Comic Picks By The Glick

The Fix vol. 2: Laws, Paws, and Flaws

May 27, 2017

A deceased debutant’s dildo.  A masturbating millenial mayor.  A merchandising meth-head named Matty.  These are just some of the new wrinkles introduced to the irreverent craziness of the plot of this series.  Roy, the cop who likes to think that he’s a smooth operator, is dealing with the fallout from the death and subsequent mansion explosion of the starlet he was supposed to be protecting.  While this case may be the big break his budding showbusiness career needs, it might be derailed in short order if the side business he and his partner have with some meth-heads turns out to have been the reason she died.  Speaking of his partner, Mac may not have any illusions about his smooth operator status, but he’s actually managed to forge a solid bond with the one morally upstanding character in this series:  Pretzels, the drug-sniffing beagle.  Now Mac just has to leverage that friendship so that his suburban crimelord boss can get one of his guys through the TSA screening.


If the crude humor and poorly-timed social aspects of the first volume didn’t turn you off, then I have great news!  Vol. 2 of “The Fix” offers up much more down-and-dirty jokes and jibes at the expense of proper social etiquette.  No, the boundary-pushing nature of writer Nick Spencer’s humor doesn’t always hit the mark, but it does much more often than not here.  It’s also impressive to see how much effort he’s put into creating this wild and weird take on L.A.  Witness meth-head Matty’s detailed thoughts about his current life situation and goals.  Partner-in-crime Steve Lieber is also fully committed to this debauchery, particularly in the mostly wordless two-page sequences where it feels like he was given free reign to be as absurd as he can within the story.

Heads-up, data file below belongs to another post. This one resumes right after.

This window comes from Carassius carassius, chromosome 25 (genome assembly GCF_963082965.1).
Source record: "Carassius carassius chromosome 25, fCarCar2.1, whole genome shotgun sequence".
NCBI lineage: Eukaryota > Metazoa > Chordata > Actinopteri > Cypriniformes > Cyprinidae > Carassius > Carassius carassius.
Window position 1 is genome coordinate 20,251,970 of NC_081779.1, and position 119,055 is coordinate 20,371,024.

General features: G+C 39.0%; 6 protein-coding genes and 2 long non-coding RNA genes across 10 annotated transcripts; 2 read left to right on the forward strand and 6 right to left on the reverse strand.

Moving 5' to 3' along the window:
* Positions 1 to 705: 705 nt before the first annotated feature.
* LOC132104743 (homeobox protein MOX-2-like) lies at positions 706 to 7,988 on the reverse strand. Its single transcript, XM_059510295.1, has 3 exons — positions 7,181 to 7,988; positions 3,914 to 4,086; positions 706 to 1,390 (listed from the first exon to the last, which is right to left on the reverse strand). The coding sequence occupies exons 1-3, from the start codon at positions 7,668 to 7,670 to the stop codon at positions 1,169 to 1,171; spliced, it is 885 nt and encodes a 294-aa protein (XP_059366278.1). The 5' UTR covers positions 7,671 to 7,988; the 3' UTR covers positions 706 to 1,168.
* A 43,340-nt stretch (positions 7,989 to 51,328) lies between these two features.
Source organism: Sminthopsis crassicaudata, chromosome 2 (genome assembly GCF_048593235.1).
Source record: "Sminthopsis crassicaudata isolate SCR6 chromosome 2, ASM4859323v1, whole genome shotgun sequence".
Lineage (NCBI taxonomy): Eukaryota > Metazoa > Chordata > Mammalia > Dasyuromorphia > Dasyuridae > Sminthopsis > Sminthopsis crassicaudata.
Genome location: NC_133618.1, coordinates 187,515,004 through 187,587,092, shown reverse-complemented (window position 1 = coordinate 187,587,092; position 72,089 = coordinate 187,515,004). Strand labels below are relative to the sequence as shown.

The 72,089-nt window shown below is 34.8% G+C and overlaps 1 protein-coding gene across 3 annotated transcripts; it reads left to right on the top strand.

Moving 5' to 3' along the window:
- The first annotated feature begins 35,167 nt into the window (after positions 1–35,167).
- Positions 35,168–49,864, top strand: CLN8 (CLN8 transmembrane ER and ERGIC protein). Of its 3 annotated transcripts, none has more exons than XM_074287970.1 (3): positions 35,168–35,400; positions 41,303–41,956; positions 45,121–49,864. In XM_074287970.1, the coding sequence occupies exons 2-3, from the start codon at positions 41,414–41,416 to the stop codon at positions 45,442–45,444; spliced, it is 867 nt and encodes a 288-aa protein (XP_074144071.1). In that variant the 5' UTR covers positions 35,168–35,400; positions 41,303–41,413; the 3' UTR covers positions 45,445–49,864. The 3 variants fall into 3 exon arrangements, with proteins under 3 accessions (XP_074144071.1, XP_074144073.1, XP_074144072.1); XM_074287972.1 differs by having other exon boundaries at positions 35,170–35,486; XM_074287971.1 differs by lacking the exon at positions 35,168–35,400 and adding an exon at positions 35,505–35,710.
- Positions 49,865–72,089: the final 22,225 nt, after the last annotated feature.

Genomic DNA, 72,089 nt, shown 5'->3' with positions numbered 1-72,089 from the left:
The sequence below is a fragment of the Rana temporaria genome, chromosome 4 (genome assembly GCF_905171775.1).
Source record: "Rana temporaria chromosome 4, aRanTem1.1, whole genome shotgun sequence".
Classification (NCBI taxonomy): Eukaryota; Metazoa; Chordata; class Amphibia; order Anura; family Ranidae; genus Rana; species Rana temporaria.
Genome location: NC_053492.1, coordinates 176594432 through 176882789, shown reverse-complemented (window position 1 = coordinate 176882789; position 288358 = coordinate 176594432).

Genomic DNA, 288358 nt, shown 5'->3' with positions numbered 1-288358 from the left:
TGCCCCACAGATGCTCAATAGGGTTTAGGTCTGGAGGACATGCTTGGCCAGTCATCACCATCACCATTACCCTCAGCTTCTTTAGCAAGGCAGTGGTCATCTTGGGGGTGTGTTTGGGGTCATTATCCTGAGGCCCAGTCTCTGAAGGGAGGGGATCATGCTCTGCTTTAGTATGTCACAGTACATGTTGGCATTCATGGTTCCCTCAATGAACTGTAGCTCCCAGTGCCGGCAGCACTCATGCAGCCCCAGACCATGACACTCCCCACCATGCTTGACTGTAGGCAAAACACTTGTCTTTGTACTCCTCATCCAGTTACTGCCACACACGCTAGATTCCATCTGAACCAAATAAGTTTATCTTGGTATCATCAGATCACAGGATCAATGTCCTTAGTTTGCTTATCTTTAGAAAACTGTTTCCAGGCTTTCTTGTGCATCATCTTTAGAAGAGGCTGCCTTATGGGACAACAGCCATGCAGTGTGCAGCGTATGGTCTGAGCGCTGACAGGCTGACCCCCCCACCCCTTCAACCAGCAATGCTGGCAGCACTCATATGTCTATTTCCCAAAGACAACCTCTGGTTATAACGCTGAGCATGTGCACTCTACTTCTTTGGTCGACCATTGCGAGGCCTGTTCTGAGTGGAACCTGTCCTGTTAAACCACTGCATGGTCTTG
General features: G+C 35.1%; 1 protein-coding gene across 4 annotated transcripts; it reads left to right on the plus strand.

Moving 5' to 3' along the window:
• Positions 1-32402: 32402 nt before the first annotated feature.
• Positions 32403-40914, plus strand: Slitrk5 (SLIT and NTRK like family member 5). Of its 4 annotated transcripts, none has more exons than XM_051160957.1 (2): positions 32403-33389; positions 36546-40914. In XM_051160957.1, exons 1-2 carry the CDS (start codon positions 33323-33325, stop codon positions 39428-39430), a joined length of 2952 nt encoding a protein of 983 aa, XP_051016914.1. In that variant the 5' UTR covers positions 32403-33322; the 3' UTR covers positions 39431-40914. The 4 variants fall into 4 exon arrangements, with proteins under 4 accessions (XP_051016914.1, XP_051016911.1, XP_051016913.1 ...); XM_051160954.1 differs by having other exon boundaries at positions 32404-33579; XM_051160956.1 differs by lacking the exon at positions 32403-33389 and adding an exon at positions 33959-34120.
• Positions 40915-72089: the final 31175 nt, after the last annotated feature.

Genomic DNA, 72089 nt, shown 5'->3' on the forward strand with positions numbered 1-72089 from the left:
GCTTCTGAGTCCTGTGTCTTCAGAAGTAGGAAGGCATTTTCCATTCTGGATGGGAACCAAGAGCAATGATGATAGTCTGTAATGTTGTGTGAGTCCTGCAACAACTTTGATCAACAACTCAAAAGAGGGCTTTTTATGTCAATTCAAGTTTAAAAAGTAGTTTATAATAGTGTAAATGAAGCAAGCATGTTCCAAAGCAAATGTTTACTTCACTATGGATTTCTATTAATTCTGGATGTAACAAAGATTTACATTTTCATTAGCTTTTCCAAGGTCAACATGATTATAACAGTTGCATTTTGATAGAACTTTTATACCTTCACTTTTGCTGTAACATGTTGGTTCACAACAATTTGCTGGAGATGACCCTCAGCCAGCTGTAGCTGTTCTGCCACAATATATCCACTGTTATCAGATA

There is one big issue with this volume and that would be how little the story progresses in the four issues contained here.  Granted, this is only a four-issue collection.  Yet one only needs to look at what Brubaker and Phillips did on the similarly-sized “The Fade Out” collections to see that you really can advance a story in a trade paperback of this size.  If they want to keep me reading then Spencer and Lieber are going to have to work a lot harder to make sure the next volume actually moves the narrative forward.

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